Updated: Nov 17
"I will be the Vampire Lestat for all to see. A symbol, a freak of nature - something loved, something despised. All of those things. I tell you I can't give it up. I can't miss. And quite frankly I am not in the least afraid."
~ Anne Rice, The Vampire Lestat
I read Anne Rice's books in my late teens and they made quite an impression on me. At the time, I did not understand my own queerness, but I did know I was different. I knew I was attracted to, and identified with, all things male and masculine. The idea of two male vampires being physically intimate was an enticing one, and the subtext of these novels was thrilling. Although Rice didn't come right out and say that Lestat and Louis were lovers, in my mind they certainly were. Finding books that featured gay male intimacy, even if they were supposedly monsters, was refreshing and illuminating.
I was nervous to start watching the new AMC TV series because, so far, no retelling of this passionate story had done it justice. But this interpretation of Anne Rice's singular tale, was everything. From the very beginning, I was enthralled, and once Sam Reid's Lestat was introduced, I was completely won over. For reasons that I won't get into, I had to watch the series using a memory stick on my laptop, and any attempt to cast it to our smart TV failed to run smoothly. But even watching it on that 13" screen, the production values, acting, and soundtrack impressed me.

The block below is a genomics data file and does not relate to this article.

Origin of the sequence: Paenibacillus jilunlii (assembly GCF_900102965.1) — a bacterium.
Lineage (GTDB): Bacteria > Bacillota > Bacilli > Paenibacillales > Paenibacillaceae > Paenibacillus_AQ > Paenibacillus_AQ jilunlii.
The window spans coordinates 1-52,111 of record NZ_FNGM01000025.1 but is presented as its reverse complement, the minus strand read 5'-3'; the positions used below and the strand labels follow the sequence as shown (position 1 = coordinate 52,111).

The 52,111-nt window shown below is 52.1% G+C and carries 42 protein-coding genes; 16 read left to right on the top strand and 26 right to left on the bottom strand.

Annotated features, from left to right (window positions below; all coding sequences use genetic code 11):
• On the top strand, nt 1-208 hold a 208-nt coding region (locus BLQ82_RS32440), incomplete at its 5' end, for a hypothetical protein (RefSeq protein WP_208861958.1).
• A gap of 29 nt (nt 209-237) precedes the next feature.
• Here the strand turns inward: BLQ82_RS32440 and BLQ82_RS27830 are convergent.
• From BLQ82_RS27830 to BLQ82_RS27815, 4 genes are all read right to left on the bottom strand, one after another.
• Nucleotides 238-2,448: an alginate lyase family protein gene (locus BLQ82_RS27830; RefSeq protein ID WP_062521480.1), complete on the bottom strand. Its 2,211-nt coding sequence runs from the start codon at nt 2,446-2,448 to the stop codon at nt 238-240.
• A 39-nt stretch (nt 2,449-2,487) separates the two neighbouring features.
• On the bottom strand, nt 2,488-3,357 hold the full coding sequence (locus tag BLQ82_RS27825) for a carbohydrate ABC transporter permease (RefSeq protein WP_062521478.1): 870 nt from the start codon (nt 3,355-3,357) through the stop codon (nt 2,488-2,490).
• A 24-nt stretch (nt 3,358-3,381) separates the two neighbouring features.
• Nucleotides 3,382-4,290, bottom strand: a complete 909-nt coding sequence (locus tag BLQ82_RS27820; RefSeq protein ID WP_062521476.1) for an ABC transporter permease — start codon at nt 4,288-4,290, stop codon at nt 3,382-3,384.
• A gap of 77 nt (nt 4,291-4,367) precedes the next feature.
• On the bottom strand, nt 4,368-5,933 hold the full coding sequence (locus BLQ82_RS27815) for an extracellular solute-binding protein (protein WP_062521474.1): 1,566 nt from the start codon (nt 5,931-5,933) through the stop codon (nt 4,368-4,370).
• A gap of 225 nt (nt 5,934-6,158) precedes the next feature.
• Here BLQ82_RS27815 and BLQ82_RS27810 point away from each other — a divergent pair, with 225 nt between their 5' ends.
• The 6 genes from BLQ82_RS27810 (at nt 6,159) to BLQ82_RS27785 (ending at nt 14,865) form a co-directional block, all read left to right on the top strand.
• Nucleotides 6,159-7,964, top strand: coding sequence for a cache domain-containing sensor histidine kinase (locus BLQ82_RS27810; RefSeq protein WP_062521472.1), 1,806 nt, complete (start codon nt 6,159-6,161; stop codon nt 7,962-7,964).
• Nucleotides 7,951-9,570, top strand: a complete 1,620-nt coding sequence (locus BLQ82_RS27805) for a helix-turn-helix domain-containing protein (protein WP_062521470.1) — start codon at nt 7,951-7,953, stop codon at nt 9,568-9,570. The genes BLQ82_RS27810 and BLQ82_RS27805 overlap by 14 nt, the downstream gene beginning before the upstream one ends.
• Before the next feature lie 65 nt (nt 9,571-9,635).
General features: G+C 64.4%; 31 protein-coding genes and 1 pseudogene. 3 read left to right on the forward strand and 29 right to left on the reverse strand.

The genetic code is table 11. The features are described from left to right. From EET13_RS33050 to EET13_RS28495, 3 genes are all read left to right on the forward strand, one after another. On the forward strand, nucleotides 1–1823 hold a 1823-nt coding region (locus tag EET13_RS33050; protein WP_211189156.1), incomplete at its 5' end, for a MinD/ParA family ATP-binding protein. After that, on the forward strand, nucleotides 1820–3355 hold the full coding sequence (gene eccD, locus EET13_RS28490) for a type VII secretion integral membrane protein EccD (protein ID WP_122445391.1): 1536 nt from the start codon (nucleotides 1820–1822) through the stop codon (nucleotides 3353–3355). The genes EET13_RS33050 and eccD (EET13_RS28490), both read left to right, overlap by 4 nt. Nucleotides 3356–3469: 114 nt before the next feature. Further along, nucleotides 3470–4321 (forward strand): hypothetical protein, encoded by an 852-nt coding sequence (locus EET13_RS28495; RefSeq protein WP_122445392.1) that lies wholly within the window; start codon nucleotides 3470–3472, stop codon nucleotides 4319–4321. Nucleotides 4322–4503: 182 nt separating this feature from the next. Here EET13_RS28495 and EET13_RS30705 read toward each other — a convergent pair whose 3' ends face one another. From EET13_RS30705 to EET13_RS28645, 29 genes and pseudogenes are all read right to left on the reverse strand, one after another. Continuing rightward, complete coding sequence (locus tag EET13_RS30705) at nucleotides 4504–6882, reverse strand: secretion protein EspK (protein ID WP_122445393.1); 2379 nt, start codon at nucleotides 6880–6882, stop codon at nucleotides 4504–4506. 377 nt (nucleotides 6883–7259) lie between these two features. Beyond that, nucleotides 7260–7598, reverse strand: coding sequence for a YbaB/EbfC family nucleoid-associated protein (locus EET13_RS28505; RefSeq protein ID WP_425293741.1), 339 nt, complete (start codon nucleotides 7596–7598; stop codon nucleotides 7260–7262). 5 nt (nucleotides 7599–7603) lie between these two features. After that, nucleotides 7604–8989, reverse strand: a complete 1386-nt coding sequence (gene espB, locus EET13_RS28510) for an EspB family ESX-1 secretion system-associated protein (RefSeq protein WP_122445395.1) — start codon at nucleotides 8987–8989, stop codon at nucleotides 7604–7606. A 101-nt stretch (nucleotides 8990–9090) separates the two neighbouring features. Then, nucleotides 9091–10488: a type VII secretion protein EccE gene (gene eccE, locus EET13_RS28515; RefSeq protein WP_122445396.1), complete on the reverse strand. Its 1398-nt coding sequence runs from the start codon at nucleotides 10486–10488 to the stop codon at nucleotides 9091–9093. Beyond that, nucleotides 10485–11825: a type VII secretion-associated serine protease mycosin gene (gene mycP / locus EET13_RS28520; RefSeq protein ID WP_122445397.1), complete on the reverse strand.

I joined a Facebook group for the AMC show fans, called Interview with the Vampire AMC - Uncensored Discussion and Fun, and I'm so glad to find others who are as impressed with this series as I am!
Now that I have the Blu Ray, I'm embarking on a thorough rewatch of each episode, and taking notes as I go.
As soon as I started watching Episode 1 (the first time, and every time since) I was immersed in the historical setting of New Orleans, circa 1910. Everything was just right, and evocative of a city where prostitution and gambling flourished, and grand houses with large acreages were enjoyed by the wealthy. Storyville (the Red Light District) with its separate streets for the poorer and the affluent bawdy houses, was particularly well-rendered. The Fairplay Saloon, with its outdoor patio and resident jazz band, is particularly iconic.
The dresses worn by the women in Louis' family, the bespoke suits worn by Lestat and Louis, and even the undergarments worn by the sporting women were exquisitely chosen to represent the era. I was particularly impressed with Lestat's wardrobe, transforming from old fashioned dandy to 'modern' gentleman. In the books, he always dressed well, and being the narcissist that he is, it makes sense that he would want to look attractive and put together always, even when descending the stairs of his townhouse after a night of passion.
One detail that I love from our introduction to Louis' business interests in Storyville is the pretty prostitute with the wooden leg who comes out into the street to let him know there is trouble (Bricks hitting the alderman, lol). Such an image of exactly the kind of woman who would find no place in the world but where she is, making money as a hooker, in the darkened streets of New Orleans. But she is warm and friendly with Louis, giving us the impression that he's an ethical boss who treats his employees well, even though the business itself is questionable.
During this recent viewing, I also really noticed the music and sound elements of the production. From the soft piano jazz in the gambling hall, to the Dixieland jazz used in the shuffling scene (when Louis and Paul do their tap performance at the wedding reception), to the eery string tones used in the opening sequence and during intense and creepy scenes, the soundtrack is on point. The sound effects in the church when Lestat breaks in and attacks the priest in the confessional, setting fire to the pews, and revealing his true nature to an astounded and terrified Louis, were perfect.